Skip to content
June 15, 2011 / jwaxo

Oddballz and Creatures (Real-Life Pets)

[Standard apologies for skipping a day. I had very important visitors to my fair city for the weekend and more, and then was struck down with a random stomach flu. I’ve taken my two-hundred lashings and put extra love into my doodles today. On with the blogging!]

As close to real pets that eat slime and have six legs can get!

It’s no secret whatsoever: my mom hates pets. “I like people, not animals,” she says. This didn’t prevent us from having two different dogs (at two separate times), numerous fish, a guinea pig, two salamanders, and a frog during my childhood. Despite this, there were some very long, very serious droughts of any animals in our house, and it was very easy to blame these droughts on my mom’s dislike for them. To her eternal credit, she not only put up with the dogs (and various other animals), but continues to put up with my two cats when she comes to visit, despite her horrible cat allergy. But that still didn’t solve this problem, this need for pets that kids almost always seem to have.

Enter the famous, eternal video games.

I had never even considered the possibility of using a computer game to keep a pet. I think once upon a time I saw one of those “virtual aquarium” deals and got extremely excited at the thought of caring for fish that might die, picking them out, replacing them if needed. The idea faded within a few hours, I’m sure, but the concept stuck, until I encountered PF Magic’s Oddballz a bit later.

I was at a friends’ house when I heard the strangest sounds coming from the garage where they, mysteriously, kept their computer. Naturally, being the tiny geek that I was, I beelined for the door to find out what game was being played. What I saw was their own solution to not having any pets: a demo for this weird game Oddballz. In it they had a pet named “Lips” that looked like something Tim Burton created with a bunch of sentient balls. They played with it by throwing a ball around, and feeding it these slimy worms. In moments the demo was popped onto a floppy disc and placed into my jacket pocket.

Pictured: a common scene in the 90’s. Not Pictured: jacket pocket.

The demo for Oddballz was really all you needed to have your own virtual pet. You had Lips, you had the atomic ball thing that was really a lesson in physics on its own (it would gravitate and orbit things when left alone, and could be thrown with a quick drag of the mouse), you had the spray gun to punish Lips with, you had the Grubz to feed him/her. And while everything was there that was in the final game, where Lips could be taught tricks and would grow with time, it wasn’t enough for me. The full version not only had a full amount of toys, but also a huge selection of creatures to play with. Dynaroo and Modvark and Quadrapus, all with their quirks and lack of gigantis lips, which really grates on you after a time.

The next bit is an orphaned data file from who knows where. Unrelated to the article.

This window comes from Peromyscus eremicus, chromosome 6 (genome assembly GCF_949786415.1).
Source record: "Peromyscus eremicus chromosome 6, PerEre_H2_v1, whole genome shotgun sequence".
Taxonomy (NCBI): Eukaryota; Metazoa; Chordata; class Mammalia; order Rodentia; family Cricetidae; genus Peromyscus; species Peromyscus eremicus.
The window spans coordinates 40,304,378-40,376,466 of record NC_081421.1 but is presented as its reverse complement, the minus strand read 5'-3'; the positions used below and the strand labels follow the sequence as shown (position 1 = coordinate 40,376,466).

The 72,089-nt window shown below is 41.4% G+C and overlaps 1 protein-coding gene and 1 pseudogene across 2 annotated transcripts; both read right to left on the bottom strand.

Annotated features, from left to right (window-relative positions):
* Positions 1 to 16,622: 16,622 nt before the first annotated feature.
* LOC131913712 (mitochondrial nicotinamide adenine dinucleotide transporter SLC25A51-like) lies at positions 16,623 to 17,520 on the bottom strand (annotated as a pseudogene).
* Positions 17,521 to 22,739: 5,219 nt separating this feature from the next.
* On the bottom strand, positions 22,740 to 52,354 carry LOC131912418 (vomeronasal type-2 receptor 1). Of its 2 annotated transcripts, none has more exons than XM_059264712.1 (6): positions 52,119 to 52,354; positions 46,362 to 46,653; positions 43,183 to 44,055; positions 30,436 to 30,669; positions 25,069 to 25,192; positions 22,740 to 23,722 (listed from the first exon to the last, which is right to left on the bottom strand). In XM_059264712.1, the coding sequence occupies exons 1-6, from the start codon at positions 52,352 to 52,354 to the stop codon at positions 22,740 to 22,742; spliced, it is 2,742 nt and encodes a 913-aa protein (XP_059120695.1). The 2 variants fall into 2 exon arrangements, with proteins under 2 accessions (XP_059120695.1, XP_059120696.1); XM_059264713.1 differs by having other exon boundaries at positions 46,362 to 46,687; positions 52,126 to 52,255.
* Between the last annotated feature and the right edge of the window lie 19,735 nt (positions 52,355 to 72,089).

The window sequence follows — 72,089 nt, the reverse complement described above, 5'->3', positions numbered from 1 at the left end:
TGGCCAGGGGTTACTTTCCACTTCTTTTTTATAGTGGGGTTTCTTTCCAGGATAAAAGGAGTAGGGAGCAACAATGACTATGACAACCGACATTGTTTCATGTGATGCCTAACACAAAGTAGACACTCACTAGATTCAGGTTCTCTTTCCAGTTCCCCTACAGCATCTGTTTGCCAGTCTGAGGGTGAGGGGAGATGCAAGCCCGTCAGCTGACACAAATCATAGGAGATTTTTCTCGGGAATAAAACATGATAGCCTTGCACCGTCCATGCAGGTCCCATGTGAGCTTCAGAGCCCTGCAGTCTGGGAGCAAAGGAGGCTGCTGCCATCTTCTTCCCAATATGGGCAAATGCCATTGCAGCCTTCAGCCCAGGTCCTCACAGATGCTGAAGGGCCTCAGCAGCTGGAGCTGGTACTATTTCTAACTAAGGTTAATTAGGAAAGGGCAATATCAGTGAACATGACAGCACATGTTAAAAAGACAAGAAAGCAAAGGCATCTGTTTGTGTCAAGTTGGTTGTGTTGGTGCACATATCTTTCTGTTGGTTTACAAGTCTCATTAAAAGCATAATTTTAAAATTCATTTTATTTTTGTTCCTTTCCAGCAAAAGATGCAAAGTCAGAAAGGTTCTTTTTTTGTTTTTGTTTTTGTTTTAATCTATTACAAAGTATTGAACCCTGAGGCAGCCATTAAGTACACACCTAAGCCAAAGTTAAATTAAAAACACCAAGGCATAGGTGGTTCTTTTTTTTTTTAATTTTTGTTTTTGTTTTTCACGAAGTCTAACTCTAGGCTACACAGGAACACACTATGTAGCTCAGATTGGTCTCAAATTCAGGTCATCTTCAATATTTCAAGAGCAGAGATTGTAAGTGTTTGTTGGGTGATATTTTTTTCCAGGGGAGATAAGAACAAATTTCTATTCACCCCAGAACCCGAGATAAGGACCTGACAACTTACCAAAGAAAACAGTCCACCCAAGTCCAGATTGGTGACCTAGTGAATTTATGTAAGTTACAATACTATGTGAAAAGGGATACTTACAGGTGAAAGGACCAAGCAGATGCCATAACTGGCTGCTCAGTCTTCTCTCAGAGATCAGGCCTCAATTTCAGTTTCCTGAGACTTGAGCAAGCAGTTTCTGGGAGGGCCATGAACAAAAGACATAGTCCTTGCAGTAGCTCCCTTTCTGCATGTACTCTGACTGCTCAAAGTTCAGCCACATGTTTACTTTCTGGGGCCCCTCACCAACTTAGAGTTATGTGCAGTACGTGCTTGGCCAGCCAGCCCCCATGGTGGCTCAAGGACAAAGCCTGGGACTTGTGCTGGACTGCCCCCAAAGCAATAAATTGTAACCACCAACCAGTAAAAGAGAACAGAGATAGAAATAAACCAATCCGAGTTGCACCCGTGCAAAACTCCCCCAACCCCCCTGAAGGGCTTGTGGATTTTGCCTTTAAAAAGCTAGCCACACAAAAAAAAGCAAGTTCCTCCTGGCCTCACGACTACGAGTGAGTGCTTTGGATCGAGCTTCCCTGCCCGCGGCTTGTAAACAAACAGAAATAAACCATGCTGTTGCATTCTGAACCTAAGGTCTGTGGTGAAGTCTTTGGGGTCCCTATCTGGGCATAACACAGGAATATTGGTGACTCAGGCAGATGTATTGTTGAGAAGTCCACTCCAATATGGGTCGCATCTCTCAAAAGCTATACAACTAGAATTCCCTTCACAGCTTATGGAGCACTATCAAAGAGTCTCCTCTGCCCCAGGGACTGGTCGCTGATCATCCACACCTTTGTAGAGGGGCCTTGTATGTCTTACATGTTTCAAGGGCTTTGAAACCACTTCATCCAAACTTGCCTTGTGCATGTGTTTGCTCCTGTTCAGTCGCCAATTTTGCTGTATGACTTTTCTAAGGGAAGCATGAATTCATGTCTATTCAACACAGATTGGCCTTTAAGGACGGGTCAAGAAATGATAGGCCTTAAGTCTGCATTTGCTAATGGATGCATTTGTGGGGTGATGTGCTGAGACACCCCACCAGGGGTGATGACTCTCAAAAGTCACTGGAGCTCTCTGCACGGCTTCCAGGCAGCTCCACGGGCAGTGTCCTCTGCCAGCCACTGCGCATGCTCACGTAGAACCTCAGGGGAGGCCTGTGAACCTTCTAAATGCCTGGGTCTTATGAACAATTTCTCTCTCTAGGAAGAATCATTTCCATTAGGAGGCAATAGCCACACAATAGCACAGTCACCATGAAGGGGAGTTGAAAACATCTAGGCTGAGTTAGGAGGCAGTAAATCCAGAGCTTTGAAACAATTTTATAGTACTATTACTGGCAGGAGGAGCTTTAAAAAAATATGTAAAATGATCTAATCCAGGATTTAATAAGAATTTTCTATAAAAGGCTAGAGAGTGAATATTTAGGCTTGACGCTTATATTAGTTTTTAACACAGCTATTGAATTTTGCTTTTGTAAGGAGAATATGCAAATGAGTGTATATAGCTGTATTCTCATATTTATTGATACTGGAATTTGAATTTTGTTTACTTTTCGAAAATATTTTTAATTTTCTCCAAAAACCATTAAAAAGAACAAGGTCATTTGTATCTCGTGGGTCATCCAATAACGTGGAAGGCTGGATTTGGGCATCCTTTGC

Kind of like a silent scream, isn't it?Look at them. Look at theeeeeeeeeem!

However, as in so many other stories of mine, the game was nigh-on impossible to find. Every game store. Every website. Every book and electronic store. Nothing doing.

Really, that’s a lot of my stories. I could keep having them, but most of them would be the same: I somehow encountered a game, I really wanted the game, it’s a really rare game in some way or the other, I searched all over for it (more often than not with the help of my mom) I eventually find it, I learn an important lesson about something. This is the entire reason I’ve been putting off a post about Chex Quest for the past three months; it’s all of that, except the game is in a cereal box. There’s something in that, I guess.

In this case, I gave up on it, and received it for my birthday. The game was found at a Hastings, apparently.

Your entertainment superstore, indeed.

It came in this crazy box, in the shape of a triangular prism, bright orange. I kept it forever just because it was cooky. Inside, the box, is what’s important: not just Oddballz, but Creatures. Unlike Oddballz, which was almost entirely about having stupid pets and just kind of playing around with them, Creatures was a serious simulation. There were virtual genes, hormones you could inject the eponymous creatures with, the ability to teach them English, and even more ridiculously deep things. It really had more in common with The Sims than the game that it came in.

Imagine if there was some crazy crossover!

These two games together really helped me learn an important lesson, although it took me years to realize it: virtual pets have a major difference between real ones, in that they don’t have any consequences. I restarted my Creatures game innumerable times, after they got sick or learned the wrong reactions. I restarted my Oddballz ones over and over, after they became too neurotic from being punished poorly or fed at the wrong times. And when you’re lacking that risk, that the things you are teaching your pet are imprinted on them, I think that it loses the ability to retain things like “names” or “personalities”. Plus there’s, you know, the entire manufactured aspect.

And, like, seriously, it took forever for the Creatures to pass through a second generation. Can you blame me for getting bored?

[Caption not found]


Leave a Reply

Fill in your details below or click an icon to log in: Logo

You are commenting using your account. Log Out /  Change )

Google+ photo

You are commenting using your Google+ account. Log Out /  Change )

Twitter picture

You are commenting using your Twitter account. Log Out /  Change )

Facebook photo

You are commenting using your Facebook account. Log Out /  Change )


Connecting to %s